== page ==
How can I use up/reuse/recycle cakes that haven’t risen?

We’ve had an email from Janet:

I love your site – it really inspires me to go to lengths to reuse and recycle things I never thought I could, and since I’m a student, that’s wisely frugal too!

I have a bit of a blind spot with cake baking, and they always come out unrisen and heavy, and doughy in the middle. Any ideas how I can reuse this (and other) lemon flavoured brick-cake?

You did cakes before, but focussed mainly on dry and stale cakes (breadcrumbs, biscotti etc)…obviously this is not going to work for me :D

Since the 3Rs always starts with reducing, we should think about reducing the occurrences of these sad brick-cakes ;)

I don’t make sponges that often so can’t be specific with my advice but one thing I will say that’s good general baking advice is check the temperature of your oven with a separate thermometer. Borrow one if you can but they’re only a couple of ££/$$ on eBay if you have to buy one – and they’re well worth it — everyone I know who has used one found that their oven thermostat was rather wrong: ours was off by about 30°C! That sort of temperature difference can make a heck of a difference when baking. Any more cake-specific advice on why Janet might be hitting the not-rising/doughy middle problem a lot?

As for reuses, could they be served as a heavy tart like pudding with cream? Or warm with custard as a pudding? A few sites also suggest bodging it by slicing the cake in half then stacking one piece on top of the other and adding a layer of cream & jam or buttercream in the middle to fake a bit of height. It still would be rather dense though.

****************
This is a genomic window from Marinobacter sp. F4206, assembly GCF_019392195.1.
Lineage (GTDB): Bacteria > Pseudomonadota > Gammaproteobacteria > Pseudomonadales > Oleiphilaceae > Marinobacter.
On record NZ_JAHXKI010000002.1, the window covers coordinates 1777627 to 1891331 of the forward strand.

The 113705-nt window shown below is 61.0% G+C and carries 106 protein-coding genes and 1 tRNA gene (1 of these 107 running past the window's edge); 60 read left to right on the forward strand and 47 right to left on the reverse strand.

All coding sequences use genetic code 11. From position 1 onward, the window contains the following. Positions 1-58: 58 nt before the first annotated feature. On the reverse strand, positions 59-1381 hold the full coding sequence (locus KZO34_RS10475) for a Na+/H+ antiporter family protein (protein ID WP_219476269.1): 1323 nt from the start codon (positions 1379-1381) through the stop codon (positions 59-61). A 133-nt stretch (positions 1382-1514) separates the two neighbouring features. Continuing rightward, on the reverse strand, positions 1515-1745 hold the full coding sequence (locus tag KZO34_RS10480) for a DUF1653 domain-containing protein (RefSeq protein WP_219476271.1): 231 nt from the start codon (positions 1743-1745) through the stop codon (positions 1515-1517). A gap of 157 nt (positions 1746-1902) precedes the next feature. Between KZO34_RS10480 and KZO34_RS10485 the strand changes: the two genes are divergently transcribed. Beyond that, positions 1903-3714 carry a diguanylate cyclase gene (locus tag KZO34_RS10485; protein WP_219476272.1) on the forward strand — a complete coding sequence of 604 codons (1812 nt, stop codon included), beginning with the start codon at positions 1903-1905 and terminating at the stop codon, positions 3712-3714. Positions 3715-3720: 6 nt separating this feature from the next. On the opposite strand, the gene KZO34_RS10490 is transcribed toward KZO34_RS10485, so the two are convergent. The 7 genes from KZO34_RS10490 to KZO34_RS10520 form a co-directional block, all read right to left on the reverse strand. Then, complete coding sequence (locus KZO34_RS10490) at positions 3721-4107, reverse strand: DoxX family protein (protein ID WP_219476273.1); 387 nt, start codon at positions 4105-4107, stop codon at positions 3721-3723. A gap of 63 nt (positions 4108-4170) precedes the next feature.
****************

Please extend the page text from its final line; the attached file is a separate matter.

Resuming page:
Any other suggestions for using it up?

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10 Responses to “How can I use up/reuse/recycle cakes that haven’t risen?”


  1. Karmae says:

    Slice and bake it. Biscotti means twice baked. Serve with coffee.

  2. Melinda says:

    Isn’t this how brownies were invented? Call them something else and enjoy! Perhapes they are best served to be dunked in tea or coffee.

  3. Su says:

    How about using it at the bottom of a trifle?

  4. I hear cake pops were invented as a way of using up slightly stale cake. Add cream cheese, frosting or melted cooking chocolate to smashed-up cake and roll them into little balls. There are hundreds of recipes and ideas out there for cake pops. Good luck!

  5. Medeea says:

    At first, I thought of bread. I had a few incidents and thought to make croutons to serve with soup.
    You could make croutons. Serve with coffee or milk, even yogurt.
    Aside from the tip with the thermometer, my tip is to bake at first in lower temperature (about 125) so the cake won’t get a tough crust and not allow the heat to get in the middle. Bake the first half an hour at 125 and then raise it up.

  6. bint says:

    You can crumble it into medium sized pieces and serve with ice cream…chcolate sauce on top

    in a cup put the crumbled cake then vanilla ice cream the warm chocolate…all the best. This same thing happened to my friend when she prepared for a big party and we ended up eating cake like this…!! what shall we name it?
    ice cream cake!!

  7. Alison says:

    Using it at the bottom of a trifle is a great idea!

  8. supergeeky says:

    You can dry it out and make a batch of bread pudding. I tend to dry out all breads, muffins, bagels, cakes and use them for that. It is delicious and uses up things you would otherwise chuck.

  9. Fanny says:

    Fine way of describing, and good piece of writing to get facts about my presentation subject, which i am going
    to present in institution of higher education.



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